NY Republican gubernatorial candidate Carl Paladino talks at his campaign...

NY Republican gubernatorial candidate Carl Paladino talks at his campaign headquarters in Buffalo. (Sept. 30, 2010) Credit: Newsday / Alejandra Villa

In the 2 1/2 weeks since Carl Paladino became the Republican nominee for governor, New Yorkers have learned a bit more each day about the Buffalo real estate man's approach to political rhetoric.

Those who pay attention to the statewide scene have known since the spring what Western New Yorkers already knew - that this guy likes to throw punches.

Suddenly, however, "mad-as-hell" Paladino's ability to take a punch is in serious question.

Allies seem glad to help Paladino effectively confront foe Andrew Cuomo. "Am I concerned? Yeah," said a Republican on Paladino's side who declined to be identified. "He's being vetted - and he wants the press to do the same with Cuomo. But I hope he's not spending a lot of time trying to disseminate dirt on Cuomo. That's not what people are looking for."

"Carl is starting to show a glass jaw," taunted a Cuomo fan, also requesting anonymity.

Some jaded Democratic insiders - not to mention Republicans - have been privately chuckling at the sight of seeing the famously hard-driving Cuomo draw some heat.

Still, Camp Paladino, under sharp scrutiny for the first time, also looks pressured. And the worst of the ads and allegations against him haven't even gone up.

For those who haven't followed the blow-by-blow, consider Paladino's general pattern. Either he or one of his top campaign aides have issued a spatter of messages in recent weeks that included:

Former Republican Gov. George Pataki was a "degenerate idiot" (before Pataki endorsed Paladino). Michael Long, the Conservative Party chairman, was a "crazy old coot" (before his party endorsed Paladino). Ed Cox, the Republican Party's chairman, was one of those who "got beat up a lot on the playground as a kid" (before Paladino won the primary and Cox fell in behind him).

Cuomo, who's divorced, needs to have his personal life investigated. This, by way of responding to stories about the married Paladino's 10-year-old out-of-wedlock daughter whose existence he announced in April. A reporter demanding evidence of Paladino's allegations of Cuomo "paramours" is just a "stalking horse" for Cuomo.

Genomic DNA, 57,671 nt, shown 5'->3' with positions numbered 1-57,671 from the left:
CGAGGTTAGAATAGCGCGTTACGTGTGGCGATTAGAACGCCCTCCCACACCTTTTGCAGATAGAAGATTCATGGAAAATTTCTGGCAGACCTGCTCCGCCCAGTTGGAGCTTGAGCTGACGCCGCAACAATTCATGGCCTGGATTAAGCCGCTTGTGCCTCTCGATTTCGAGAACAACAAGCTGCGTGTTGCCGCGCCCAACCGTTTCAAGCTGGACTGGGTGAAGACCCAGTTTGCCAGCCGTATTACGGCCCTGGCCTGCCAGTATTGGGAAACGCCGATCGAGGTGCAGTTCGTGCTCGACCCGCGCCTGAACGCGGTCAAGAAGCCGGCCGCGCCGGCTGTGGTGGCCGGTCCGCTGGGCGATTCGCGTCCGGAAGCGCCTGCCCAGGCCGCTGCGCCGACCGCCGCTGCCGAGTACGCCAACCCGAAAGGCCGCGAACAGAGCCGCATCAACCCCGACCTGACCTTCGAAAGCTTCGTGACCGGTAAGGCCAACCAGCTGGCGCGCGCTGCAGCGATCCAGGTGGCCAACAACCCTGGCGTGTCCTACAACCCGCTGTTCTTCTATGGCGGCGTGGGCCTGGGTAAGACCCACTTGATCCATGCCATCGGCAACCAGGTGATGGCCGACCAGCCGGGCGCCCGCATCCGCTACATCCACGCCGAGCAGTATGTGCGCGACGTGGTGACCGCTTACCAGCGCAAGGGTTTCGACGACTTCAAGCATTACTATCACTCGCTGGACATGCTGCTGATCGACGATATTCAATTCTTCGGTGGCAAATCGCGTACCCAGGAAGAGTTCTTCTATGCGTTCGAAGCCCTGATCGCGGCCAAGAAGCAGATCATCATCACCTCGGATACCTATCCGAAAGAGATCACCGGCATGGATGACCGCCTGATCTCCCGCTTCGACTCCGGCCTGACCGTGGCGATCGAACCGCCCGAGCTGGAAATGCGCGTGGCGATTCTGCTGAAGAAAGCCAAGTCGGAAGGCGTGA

Sheldon Silver, Assembly speaker, is a criminal, an anti-Christ, and incompetent, and corrupt - statements that presumably would be operative until Gov. Paladino's first budget talks. David A. Paterson, the current Democratic governor, who condemns Paladino as unqualified, is a drug addict.

Former elected officials who criticize Paladino are Cuomo "goons." Abortion rights advocates are "another Cuomo surrogate group sent to do the bidding of the Albany ruling class."

Finger-pointing is Paladino's MO. We haven't even gotten to the anatomical stuff (cojones, etc.) but you get the idea. If all, some or none of Paladino's claims are reality-based, you wouldn't know it from hearing him; the charges generally haven't been followed up by evidence or detail.

But now Paladino needs to play defense. Rus Thompson, the Paladino driver and running mate for comptroller, once was ordered jailed in Arizona for drunken driving, it was revealed this week. Campaign chair Nancy Naples resigned as Erie comptroller after a published report she was "steering 80 percent of the county's bond business to one politically wired underwriter." Adviser John Haggerty was indicted June for allegedly stealing more than $1 million related to the Mayor Michael Bloomberg re-election campaign. Campaign manager Michael Caputo has a $53,000 tax lien. The campaign dismissed this all as "unproven allegations" and a "20-year-old DUI" in a statement.

Should public postings of the Ten Commandments be debated in this race as it has in others, we might all want to reread the Ninth. You know - the one about bearing false witness.